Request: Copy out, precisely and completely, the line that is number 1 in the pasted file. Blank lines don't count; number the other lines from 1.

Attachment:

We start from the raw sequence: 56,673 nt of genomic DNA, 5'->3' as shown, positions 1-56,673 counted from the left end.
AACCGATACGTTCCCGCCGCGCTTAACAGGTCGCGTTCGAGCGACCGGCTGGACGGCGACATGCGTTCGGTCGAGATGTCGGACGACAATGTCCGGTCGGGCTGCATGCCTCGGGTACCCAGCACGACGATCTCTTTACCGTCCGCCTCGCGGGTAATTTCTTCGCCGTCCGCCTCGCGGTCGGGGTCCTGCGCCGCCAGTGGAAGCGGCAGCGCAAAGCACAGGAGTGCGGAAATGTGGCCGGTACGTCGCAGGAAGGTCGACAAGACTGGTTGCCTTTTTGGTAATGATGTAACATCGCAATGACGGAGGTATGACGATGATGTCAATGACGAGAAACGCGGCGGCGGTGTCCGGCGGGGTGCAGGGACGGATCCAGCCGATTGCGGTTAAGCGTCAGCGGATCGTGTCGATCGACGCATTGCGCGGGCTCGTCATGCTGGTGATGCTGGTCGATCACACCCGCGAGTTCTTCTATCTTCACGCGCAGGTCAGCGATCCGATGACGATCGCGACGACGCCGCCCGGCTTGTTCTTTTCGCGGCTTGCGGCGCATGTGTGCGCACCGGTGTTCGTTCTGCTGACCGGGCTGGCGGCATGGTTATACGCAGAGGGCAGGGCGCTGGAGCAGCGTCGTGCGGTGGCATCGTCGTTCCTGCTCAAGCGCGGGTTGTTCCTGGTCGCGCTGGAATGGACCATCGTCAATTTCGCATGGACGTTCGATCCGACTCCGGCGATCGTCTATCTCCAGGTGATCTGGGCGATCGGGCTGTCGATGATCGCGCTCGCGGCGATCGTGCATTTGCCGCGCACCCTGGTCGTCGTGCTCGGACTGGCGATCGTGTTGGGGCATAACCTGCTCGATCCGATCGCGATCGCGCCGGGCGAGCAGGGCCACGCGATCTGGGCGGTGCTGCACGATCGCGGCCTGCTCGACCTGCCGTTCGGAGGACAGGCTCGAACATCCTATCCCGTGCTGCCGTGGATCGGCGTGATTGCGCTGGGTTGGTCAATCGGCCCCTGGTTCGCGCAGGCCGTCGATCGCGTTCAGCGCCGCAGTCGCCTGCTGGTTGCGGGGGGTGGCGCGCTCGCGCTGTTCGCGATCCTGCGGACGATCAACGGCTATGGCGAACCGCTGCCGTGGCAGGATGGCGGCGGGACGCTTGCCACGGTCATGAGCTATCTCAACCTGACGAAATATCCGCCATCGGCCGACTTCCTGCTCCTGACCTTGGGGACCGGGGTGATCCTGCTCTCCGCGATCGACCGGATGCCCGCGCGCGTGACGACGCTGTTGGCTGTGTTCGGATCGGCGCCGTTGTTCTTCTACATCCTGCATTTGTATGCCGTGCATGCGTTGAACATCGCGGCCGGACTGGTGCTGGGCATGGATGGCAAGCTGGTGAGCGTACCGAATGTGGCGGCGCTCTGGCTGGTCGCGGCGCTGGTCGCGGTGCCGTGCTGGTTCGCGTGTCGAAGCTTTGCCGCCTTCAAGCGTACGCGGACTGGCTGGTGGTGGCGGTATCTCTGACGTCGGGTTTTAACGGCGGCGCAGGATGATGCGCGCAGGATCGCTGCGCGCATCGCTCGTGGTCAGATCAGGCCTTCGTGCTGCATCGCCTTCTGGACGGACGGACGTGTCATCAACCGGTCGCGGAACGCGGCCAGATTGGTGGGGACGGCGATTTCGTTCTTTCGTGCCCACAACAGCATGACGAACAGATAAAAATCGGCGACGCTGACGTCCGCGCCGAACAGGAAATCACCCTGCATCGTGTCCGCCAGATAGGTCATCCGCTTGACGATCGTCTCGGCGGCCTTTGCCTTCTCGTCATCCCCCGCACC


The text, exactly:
We start from the raw sequence: 56,673 nt of genomic DNA, 5'->3' as shown, positions 1-56,673 counted from the left end.